Sword of the Spirit communities are “lay communities.” What does that mean?
Christians use the term “laity” to distinguish church members from the ordained clergy: priests, ministers, those in monastic life, and, in some traditions, missionaries. Ordained clergy do participate actively in some of our communities, but the focus of our communities is on living a day-to-day Christian way of life, a way of life that is helpful and supportive regardless of one’s vocation: male or female, married or single, lay or clerical. All Christians, not just clergy, are called to live fully for Jesus Christ and His kingdom.

The Sword of the Spirit is “charismatic.” What does that mean?
You may notice some different things about our prayer meetings and gatherings: people raise their hands, pray out loud, pray in a language that you (and they) do not understand, and every so often someone will read a Bible passage or say something he or she believes comes from the Lord. All of these things have been part of Christian worship since the Church was established, but they had, for the most part, fallen into disuse. In recent decades, the Charismatic Renewal has changed this for millions of Christians. Through this renewal, people have come to a more personal and tangible experience of the person, the power, the guiding, and the gifts of the Holy Spirit. (For a partial list of the gifts of the Holy Spirit see 1 Corinthians 12:7-9.)

This experience is similar to what happened to the early Christian believers, as we read in Acts 2:1-13: All the believers were gathered in one place...they were all filled with the Holy Spirit and began to talk in other languages as the Spirit enabled them to speak. The Apostle Peter explained what was happening by quoting an Old Testament prophet: “This is what I will do, says the Lord. I will pour out my Spirit on everyone. Your sons and your daughters will proclaim my message; your young men will see visions, and your old men will dream dreams. On My servants, both men and women, I will pour out my Spirit and they will proclaim my message” (Acts 2:17-18). 

[This article is excerpted from, The Sword of the Spirit: Communities of Disciples on Mission, by Jerry Munk. Used with permission. The booklet can be purchased from Tabor House.]

Some communities worldwide 

When the People of God community in Beirut, Lebanon, began, its members did not know that they were about to be plunged into a 15 year civil war that would decimate their country and threaten their lives. The encouragement they received from other communities in The Sword of the Spirit made it possible for members of the community to remain in Lebanon, survive the war, and maintain hope for the future. Today the People of God is playing an important role in the revitalization of local Catholic and Orthodox churches. It also has an active outreach to university students and sponsors a large movement of Christians from the many traditions represented in Beirut.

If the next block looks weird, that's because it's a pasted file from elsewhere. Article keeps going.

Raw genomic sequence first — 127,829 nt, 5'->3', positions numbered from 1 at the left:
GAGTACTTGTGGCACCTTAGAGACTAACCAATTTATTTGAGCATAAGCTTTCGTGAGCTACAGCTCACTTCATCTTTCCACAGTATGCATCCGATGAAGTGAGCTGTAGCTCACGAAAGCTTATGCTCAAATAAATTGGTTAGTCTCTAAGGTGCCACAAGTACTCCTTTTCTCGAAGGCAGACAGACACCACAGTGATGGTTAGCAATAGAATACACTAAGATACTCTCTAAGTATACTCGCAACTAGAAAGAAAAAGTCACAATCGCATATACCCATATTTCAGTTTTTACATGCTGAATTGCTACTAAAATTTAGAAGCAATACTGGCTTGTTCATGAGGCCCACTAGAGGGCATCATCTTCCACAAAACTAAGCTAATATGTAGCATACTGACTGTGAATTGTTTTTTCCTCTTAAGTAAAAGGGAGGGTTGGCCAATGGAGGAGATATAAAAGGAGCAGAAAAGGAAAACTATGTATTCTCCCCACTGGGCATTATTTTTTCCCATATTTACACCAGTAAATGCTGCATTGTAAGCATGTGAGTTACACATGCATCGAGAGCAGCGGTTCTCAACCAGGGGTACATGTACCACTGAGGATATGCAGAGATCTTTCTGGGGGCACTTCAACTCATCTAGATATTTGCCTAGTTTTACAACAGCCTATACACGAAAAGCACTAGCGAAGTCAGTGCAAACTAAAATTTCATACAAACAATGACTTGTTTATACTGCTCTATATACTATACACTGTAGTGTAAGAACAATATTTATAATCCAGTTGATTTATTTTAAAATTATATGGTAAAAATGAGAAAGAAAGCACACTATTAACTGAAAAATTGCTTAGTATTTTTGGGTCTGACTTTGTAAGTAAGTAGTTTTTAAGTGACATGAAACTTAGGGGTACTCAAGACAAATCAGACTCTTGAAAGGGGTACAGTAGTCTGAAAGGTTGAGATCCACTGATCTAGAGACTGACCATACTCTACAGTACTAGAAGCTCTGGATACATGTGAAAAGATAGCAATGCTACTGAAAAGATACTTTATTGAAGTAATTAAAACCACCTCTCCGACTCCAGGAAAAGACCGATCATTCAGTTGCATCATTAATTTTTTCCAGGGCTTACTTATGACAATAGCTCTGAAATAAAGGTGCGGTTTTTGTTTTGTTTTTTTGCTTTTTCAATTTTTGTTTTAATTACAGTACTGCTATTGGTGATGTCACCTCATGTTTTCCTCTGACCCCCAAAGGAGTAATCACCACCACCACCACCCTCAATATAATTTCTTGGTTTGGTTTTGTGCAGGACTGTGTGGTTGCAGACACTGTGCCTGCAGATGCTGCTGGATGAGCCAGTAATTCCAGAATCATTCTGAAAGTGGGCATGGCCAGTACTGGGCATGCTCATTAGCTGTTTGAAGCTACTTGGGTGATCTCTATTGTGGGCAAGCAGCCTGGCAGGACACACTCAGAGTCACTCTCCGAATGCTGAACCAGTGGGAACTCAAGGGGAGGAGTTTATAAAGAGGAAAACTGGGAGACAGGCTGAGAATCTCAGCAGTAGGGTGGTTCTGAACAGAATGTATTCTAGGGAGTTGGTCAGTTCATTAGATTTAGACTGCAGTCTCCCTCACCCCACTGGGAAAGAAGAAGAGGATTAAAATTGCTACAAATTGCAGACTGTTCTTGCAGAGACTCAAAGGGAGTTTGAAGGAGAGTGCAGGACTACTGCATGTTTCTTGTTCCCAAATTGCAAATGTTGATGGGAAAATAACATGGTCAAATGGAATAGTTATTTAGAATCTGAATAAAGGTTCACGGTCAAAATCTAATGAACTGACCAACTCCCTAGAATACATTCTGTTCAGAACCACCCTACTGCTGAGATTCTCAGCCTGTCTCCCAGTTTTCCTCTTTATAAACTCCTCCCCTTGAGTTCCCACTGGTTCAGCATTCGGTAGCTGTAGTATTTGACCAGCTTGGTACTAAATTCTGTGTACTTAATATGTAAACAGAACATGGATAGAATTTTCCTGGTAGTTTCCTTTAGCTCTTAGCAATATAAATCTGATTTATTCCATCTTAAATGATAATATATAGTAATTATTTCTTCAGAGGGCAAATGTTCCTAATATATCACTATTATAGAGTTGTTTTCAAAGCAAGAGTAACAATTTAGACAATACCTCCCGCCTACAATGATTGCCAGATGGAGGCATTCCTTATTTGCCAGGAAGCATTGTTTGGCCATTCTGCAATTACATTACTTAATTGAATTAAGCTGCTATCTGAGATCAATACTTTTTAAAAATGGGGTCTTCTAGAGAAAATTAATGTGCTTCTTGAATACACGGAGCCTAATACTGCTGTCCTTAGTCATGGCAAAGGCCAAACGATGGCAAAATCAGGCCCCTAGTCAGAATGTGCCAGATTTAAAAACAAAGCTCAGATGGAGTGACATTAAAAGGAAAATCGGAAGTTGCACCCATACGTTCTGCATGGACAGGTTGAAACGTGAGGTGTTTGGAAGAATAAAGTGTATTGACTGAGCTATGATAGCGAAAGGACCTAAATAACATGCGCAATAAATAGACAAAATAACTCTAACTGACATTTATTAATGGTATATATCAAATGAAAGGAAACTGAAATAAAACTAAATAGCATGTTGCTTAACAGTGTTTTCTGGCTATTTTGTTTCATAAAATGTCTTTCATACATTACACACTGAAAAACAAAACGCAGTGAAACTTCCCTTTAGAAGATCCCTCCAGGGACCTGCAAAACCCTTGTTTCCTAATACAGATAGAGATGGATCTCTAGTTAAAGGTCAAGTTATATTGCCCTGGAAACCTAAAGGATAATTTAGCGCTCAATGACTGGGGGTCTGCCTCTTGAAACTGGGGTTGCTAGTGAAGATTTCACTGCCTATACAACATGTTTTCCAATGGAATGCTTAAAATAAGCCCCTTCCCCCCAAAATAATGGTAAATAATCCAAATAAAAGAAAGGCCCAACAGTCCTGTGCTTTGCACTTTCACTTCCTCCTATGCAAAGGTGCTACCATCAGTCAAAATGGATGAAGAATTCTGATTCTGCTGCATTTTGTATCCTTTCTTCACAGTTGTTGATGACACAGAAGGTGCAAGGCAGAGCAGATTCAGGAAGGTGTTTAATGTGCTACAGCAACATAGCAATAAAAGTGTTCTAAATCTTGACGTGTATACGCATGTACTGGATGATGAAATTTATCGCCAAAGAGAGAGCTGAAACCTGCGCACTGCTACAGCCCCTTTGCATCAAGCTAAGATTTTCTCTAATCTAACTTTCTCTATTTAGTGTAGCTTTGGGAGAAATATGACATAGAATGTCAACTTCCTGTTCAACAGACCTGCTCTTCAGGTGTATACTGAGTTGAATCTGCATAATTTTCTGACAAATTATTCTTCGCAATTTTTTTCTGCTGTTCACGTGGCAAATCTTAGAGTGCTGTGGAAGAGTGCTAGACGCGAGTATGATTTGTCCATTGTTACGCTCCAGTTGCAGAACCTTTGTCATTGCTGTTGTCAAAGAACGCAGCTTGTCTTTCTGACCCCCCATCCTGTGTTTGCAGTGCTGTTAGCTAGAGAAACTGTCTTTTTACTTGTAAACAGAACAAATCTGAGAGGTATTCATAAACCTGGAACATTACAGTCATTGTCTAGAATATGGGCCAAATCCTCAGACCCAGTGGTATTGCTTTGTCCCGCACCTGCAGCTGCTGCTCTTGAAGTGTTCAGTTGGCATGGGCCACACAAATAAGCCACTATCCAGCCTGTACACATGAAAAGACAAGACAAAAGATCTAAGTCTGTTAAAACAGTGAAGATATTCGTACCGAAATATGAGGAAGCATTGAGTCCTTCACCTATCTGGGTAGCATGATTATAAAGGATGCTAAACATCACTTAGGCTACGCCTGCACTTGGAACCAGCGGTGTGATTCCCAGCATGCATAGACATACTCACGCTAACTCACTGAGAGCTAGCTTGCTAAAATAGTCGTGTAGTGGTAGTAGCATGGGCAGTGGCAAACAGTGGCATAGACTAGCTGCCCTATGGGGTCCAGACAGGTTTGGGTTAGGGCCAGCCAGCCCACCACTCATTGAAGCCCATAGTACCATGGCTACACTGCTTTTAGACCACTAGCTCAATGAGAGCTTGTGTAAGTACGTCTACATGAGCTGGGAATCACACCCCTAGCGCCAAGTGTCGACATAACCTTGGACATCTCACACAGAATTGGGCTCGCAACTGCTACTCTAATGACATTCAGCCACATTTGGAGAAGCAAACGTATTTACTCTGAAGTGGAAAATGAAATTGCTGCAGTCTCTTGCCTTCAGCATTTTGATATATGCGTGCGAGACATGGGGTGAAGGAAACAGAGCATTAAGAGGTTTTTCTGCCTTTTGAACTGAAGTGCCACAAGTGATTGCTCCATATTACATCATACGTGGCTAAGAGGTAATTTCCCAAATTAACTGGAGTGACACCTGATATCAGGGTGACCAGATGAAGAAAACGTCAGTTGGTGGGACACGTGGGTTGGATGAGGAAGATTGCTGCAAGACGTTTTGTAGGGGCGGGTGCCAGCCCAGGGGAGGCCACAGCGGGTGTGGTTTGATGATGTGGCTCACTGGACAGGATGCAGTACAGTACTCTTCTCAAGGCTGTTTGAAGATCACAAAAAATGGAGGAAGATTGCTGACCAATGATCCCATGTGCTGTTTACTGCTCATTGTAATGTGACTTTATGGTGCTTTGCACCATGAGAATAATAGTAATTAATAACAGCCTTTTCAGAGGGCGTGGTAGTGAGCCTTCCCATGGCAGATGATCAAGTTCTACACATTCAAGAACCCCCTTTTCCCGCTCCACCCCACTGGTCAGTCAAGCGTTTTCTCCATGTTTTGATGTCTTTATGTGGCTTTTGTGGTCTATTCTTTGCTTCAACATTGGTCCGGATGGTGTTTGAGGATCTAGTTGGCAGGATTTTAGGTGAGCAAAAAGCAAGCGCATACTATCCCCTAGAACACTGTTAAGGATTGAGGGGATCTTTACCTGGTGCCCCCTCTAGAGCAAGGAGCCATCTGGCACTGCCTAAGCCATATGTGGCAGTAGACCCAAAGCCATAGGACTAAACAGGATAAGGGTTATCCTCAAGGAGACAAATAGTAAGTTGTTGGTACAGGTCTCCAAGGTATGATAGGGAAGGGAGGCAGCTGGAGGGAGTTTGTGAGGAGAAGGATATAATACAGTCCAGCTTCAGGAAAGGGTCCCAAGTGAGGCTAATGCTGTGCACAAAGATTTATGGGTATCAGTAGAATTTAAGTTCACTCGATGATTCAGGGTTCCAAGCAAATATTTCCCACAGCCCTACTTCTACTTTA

Members of Jerusalem Community in Belgium welcome the recent visit of Archbishop Leonard from Brussels.
The Word of Life Community in Ann Arbor, Michigan, USA, is a transgenerational community of married couples, families, and singles, where children, parents, grandparents, and even great grandparents live for and serve the Lord together. One family in the Word of Life (the Vandagriff family, pictured below) spans four generations and has been active in the community for most of its history. The community comprises more than 400 members from a variety of backgrounds, cultures, and Christian traditions. The Word of Life is engaged in evangelism among university students, has an outreach to youth at risk in Detroit, and helps with the development of newer communities in North America.

The Joy of the Lord community in Manila, Philippines, has seen steady growth and fruitfulness in service and mission for more than 30 years. Their seven distinct movements reach out to more than 20,000 people throughout the Philippines. Outreach efforts include support and care for married couples and families, university students and young professionals, widows and single mothers, and serving the very poor. They also provide teaching and training for Christian leaders,  and serve many developing Christian communities throughout Asia. Photo above: A mission team went to the Island of Tingloy to give a leadership seminar for high school students there.

Last summer some 90 students and staff leaders from University Christian Outreaches in North America gathered for 10 days of teaching, training, prayer, and fellowship.

young people from the Lamb of God community in New Zealand gather for a weekend retreat

Children are an important part of life in Christian community. Member communities offer many programs that reach out to children, and children actively participate in many aspects of community life. In the photo above, children from the Work of Christ Community in Lansing, Michigan, enjoy a week-long summer camp. The camp recently celebrated its 30th anniversary.

The Servants of the Word is an international, ecumenical brotherhood of men living single for the Lord within The Sword of the Spirit. Formed in the 1970s, the Servants of the Word has about 50 life-long members serving in several different countries. By choosing not to marry, brothers in The Servants of the Word are free to devote the time, energy, and commitment typically invested in family life to other services and mission needed to spread the Gospel. The brotherhood is especially committed to evangelistic work among high-school and college-age youth, building Christian community, and formative Christian teaching. Servants of the Word households can be found in the United States (Ann Arbor, Chelsea, Detroit, Lansing, and Grand Rapids, Michigan), the United Kingdom (London, England, and Belfast, Northern Ireland), in Manila, Philippines, and Monterrey, Mexico. 

S/W brothers from Michigan on Winter Reteat - 2011

The Sword of the Spirit: Communities of Disciples on Mission

new booklet by Jerry Munk, 26 pages
available from Tabor House

When people first encounter the Sword of the Spirit, they often have a number of questions. This booklet provides a good overview of the New Testament call for all Christians to live in a new society and one response to that call, the Sword of the Spirit. Especially helpful for guests and newcomers.

 (c) copyright 2011  The Sword of the Spirit
publishing address: Park Royal Business Centre, 9-17 Park Royal Road, Suite 108, London NW10 7LQ, United Kingdom